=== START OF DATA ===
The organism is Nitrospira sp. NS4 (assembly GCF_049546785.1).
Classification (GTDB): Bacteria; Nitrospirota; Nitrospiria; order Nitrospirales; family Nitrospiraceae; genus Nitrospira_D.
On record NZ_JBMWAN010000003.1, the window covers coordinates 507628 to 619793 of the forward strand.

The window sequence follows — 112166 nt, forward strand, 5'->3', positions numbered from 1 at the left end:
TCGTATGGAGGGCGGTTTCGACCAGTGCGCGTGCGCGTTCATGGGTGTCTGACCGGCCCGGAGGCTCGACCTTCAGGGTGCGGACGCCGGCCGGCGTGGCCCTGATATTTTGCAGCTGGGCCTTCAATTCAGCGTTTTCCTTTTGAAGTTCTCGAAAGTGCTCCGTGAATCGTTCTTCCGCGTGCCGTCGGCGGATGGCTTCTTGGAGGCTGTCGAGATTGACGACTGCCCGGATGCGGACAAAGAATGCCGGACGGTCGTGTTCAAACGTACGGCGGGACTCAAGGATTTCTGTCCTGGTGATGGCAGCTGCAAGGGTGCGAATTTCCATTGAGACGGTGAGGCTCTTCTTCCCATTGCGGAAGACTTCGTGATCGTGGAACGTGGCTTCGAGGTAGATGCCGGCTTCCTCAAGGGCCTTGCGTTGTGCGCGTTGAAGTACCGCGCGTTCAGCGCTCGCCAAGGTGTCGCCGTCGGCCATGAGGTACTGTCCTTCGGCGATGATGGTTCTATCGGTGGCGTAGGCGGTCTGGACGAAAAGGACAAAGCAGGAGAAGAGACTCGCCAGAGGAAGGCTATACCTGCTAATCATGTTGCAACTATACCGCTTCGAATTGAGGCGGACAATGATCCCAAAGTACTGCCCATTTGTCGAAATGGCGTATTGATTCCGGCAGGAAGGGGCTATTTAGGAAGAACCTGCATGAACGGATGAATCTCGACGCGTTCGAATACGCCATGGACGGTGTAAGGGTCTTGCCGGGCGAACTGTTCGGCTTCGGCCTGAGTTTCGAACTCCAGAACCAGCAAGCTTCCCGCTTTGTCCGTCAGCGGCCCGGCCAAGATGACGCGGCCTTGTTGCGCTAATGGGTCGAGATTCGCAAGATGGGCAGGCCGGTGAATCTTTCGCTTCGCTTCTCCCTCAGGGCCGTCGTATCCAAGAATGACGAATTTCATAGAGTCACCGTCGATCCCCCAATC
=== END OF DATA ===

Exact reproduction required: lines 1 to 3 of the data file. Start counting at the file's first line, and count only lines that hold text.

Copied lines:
The organism is Nitrospira sp. NS4 (assembly GCF_049546785.1).
Classification (GTDB): Bacteria; Nitrospirota; Nitrospiria; order Nitrospirales; family Nitrospiraceae; genus Nitrospira_D.
On record NZ_JBMWAN010000003.1, the window covers coordinates 507628 to 619793 of the forward strand.